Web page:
From the beginning of the HIV/AIDS epidemic, the meaning of HIV testing from a public health perspective was a mode of disease prevention or risk reduction. The perspective assumed that knowledge of infection would reduce risk-taking behavior and increase disclosure of HIV status to others, thereby reducing further infections. However, the meanings of HIV testing among the lay public, from the 1980s and continuing today, go well beyond medical diagnosis and disease prevention and have important implications for testing decisions and risk-taking behaviors. Specifically, HIV testing often invokes symbolic meanings of risk—as opposed to risk reduction—especially identity and relational risks.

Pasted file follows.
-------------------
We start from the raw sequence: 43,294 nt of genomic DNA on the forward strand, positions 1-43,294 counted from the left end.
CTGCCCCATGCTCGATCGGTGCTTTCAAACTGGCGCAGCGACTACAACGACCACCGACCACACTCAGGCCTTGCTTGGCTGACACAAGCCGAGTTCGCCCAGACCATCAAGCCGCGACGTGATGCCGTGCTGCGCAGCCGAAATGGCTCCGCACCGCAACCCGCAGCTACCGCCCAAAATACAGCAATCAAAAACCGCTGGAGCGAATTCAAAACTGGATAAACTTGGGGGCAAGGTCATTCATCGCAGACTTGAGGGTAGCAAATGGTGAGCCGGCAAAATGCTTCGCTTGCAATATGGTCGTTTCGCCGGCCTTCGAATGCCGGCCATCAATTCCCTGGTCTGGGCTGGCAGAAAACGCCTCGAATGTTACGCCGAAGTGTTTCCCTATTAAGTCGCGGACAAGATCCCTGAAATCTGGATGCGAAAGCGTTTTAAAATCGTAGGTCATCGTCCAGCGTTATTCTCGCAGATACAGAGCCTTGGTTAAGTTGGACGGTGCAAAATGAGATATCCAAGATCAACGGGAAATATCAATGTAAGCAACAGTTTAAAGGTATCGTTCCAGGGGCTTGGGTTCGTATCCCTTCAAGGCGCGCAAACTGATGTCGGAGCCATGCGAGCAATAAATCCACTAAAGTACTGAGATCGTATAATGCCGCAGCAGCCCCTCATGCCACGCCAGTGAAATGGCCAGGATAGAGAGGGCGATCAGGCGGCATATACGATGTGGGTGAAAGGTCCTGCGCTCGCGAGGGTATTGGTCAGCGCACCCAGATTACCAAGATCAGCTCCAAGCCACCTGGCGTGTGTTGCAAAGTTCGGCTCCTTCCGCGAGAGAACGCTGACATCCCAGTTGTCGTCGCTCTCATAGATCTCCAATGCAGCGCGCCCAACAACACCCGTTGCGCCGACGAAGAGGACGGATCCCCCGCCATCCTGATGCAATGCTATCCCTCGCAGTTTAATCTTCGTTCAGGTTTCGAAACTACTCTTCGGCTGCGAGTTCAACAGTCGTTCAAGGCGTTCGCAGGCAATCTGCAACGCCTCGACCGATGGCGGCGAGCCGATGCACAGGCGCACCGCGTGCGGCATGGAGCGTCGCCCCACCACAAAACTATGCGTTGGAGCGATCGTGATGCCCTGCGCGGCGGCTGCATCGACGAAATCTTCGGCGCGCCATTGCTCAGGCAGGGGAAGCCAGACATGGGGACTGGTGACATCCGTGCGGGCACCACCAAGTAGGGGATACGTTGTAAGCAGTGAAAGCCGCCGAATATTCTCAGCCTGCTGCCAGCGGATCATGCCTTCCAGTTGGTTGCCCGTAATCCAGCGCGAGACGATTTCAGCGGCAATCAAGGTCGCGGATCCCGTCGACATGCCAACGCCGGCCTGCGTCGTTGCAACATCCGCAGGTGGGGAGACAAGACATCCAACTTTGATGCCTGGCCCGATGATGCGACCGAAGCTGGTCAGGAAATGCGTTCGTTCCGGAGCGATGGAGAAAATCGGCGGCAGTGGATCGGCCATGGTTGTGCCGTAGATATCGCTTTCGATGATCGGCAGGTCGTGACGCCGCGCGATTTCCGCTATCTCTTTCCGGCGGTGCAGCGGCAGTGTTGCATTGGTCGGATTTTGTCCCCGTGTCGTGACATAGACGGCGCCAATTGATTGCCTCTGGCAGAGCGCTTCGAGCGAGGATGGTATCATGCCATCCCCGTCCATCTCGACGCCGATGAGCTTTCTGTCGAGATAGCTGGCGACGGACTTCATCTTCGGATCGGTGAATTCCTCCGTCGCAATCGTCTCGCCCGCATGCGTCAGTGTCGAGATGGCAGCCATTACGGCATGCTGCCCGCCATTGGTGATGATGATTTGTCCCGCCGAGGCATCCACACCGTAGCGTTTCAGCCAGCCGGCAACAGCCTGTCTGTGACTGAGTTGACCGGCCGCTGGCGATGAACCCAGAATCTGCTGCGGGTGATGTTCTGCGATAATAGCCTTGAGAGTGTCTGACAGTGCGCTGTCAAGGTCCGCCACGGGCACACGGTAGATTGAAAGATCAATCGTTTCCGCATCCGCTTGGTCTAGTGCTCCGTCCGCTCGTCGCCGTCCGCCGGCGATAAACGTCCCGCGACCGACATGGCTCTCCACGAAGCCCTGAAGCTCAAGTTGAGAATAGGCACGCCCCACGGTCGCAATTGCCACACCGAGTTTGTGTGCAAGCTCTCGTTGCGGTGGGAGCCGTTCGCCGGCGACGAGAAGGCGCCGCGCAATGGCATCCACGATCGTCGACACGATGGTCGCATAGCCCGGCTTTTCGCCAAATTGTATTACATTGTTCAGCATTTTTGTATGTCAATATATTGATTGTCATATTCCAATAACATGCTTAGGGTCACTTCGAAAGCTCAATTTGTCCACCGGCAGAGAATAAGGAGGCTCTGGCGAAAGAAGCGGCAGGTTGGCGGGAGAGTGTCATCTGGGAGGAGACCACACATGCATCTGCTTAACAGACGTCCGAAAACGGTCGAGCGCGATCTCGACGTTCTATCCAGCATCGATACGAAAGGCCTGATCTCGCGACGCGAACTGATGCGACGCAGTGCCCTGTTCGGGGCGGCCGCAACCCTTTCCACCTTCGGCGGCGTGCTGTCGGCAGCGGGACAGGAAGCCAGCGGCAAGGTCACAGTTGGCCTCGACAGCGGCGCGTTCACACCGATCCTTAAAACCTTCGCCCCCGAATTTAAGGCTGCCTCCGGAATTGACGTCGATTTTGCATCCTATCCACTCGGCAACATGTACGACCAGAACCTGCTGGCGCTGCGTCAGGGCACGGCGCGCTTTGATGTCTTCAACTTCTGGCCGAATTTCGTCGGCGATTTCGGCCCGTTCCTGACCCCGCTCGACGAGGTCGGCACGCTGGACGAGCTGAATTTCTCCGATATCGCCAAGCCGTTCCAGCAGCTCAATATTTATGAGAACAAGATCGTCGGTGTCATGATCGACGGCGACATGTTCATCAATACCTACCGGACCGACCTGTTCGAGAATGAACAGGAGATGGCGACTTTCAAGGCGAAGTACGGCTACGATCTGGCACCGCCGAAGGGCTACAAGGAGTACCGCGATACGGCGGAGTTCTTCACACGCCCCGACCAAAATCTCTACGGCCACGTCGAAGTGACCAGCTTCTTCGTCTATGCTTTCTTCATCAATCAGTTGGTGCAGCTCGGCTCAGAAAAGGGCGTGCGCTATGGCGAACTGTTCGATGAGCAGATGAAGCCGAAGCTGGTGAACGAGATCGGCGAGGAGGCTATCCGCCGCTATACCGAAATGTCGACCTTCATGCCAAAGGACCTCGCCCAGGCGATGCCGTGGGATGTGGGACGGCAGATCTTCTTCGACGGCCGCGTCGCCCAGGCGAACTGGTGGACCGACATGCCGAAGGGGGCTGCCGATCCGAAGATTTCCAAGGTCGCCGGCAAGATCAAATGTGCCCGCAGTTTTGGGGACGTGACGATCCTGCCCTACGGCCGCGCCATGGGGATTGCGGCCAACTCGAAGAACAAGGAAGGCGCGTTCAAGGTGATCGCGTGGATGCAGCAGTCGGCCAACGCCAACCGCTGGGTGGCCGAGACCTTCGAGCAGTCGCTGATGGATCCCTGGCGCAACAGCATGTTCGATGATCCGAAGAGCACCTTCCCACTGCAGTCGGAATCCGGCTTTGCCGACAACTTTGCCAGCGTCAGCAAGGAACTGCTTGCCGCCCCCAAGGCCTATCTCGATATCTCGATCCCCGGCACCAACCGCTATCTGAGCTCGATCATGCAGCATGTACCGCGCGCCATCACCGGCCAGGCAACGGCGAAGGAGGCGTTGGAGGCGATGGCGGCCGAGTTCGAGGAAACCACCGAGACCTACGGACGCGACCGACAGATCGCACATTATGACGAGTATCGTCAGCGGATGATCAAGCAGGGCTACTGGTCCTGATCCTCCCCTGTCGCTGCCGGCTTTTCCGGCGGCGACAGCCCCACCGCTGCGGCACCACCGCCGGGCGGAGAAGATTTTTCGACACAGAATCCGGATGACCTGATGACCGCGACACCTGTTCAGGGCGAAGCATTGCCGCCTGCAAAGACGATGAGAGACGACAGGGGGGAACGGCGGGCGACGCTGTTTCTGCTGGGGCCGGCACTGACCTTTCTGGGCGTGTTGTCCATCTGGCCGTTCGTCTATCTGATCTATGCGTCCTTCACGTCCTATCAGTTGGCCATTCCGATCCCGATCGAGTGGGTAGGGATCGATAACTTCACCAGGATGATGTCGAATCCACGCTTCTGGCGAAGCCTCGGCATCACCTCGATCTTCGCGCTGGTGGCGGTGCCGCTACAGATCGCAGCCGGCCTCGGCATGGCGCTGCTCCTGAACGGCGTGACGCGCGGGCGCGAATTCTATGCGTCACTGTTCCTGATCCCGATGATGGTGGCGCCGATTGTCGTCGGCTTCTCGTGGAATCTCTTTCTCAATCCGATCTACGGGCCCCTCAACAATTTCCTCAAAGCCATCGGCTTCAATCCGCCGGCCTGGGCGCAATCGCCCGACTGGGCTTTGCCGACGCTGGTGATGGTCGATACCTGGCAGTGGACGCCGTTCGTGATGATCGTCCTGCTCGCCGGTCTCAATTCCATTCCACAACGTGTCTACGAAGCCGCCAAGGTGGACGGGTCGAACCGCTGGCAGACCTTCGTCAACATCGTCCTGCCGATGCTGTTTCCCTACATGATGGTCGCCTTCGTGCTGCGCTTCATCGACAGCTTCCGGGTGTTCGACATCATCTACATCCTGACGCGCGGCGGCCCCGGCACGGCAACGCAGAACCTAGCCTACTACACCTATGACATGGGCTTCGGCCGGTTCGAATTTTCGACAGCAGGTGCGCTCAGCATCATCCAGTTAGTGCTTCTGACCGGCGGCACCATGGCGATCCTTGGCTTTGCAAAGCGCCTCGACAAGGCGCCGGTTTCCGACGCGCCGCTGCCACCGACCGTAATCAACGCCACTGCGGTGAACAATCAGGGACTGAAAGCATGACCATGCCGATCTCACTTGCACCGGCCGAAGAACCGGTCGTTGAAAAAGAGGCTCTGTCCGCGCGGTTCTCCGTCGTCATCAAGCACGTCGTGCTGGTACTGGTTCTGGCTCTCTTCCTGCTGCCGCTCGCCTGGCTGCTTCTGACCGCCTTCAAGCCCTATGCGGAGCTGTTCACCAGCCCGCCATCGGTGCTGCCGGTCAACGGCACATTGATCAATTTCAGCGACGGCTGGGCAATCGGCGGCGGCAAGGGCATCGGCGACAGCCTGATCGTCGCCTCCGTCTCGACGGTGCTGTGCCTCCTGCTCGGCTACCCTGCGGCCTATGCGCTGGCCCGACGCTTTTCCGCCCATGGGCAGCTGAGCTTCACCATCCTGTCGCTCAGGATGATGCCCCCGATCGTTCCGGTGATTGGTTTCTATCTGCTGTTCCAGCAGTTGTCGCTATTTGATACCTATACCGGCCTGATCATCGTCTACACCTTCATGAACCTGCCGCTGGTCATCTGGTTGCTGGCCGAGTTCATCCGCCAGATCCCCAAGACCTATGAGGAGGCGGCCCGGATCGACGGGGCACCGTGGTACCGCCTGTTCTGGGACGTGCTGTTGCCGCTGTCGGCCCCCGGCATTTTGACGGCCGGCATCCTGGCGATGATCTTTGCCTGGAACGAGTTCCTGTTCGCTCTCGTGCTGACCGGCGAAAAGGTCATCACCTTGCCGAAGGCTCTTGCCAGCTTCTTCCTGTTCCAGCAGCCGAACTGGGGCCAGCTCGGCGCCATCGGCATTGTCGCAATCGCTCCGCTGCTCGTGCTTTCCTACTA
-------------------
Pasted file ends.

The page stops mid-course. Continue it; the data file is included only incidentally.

In spring 1985, the U.S. Food and Drug Administration approved the first AIDS antibody test, developed to protect the blood supply. Soon the test began to ...

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